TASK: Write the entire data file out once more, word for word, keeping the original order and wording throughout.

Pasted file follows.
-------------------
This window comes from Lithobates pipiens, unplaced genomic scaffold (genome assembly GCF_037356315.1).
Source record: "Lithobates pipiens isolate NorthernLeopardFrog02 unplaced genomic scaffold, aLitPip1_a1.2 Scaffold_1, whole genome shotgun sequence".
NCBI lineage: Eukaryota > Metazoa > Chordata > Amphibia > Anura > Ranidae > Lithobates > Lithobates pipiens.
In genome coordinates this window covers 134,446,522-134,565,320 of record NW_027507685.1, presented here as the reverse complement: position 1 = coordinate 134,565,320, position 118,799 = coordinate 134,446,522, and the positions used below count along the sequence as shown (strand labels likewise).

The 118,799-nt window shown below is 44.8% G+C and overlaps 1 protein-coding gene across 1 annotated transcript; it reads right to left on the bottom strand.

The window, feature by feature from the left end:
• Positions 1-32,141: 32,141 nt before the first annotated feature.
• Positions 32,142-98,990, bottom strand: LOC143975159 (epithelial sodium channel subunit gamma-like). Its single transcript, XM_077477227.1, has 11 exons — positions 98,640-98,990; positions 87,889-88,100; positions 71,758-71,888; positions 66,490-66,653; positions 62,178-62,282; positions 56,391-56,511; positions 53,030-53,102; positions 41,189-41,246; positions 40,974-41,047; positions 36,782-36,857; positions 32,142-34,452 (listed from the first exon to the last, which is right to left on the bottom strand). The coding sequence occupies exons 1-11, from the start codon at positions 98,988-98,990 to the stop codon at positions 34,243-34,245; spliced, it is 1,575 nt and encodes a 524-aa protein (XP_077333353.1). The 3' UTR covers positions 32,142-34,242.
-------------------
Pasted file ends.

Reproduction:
This window comes from Lithobates pipiens, unplaced genomic scaffold (genome assembly GCF_037356315.1).
Source record: "Lithobates pipiens isolate NorthernLeopardFrog02 unplaced genomic scaffold, aLitPip1_a1.2 Scaffold_1, whole genome shotgun sequence".
NCBI lineage: Eukaryota > Metazoa > Chordata > Amphibia > Anura > Ranidae > Lithobates > Lithobates pipiens.
In genome coordinates this window covers 134,446,522-134,565,320 of record NW_027507685.1, presented here as the reverse complement: position 1 = coordinate 134,565,320, position 118,799 = coordinate 134,446,522, and the positions used below count along the sequence as shown (strand labels likewise).

The 118,799-nt window shown below is 44.8% G+C and overlaps 1 protein-coding gene across 1 annotated transcript; it reads right to left on the bottom strand.

The window, feature by feature from the left end:
• Positions 1-32,141: 32,141 nt before the first annotated feature.
• Positions 32,142-98,990, bottom strand: LOC143975159 (epithelial sodium channel subunit gamma-like). Its single transcript, XM_077477227.1, has 11 exons — positions 98,640-98,990; positions 87,889-88,100; positions 71,758-71,888; positions 66,490-66,653; positions 62,178-62,282; positions 56,391-56,511; positions 53,030-53,102; positions 41,189-41,246; positions 40,974-41,047; positions 36,782-36,857; positions 32,142-34,452 (listed from the first exon to the last, which is right to left on the bottom strand). The coding sequence occupies exons 1-11, from the start codon at positions 98,988-98,990 to the stop codon at positions 34,243-34,245; spliced, it is 1,575 nt and encodes a 524-aa protein (XP_077333353.1). The 3' UTR covers positions 32,142-34,242.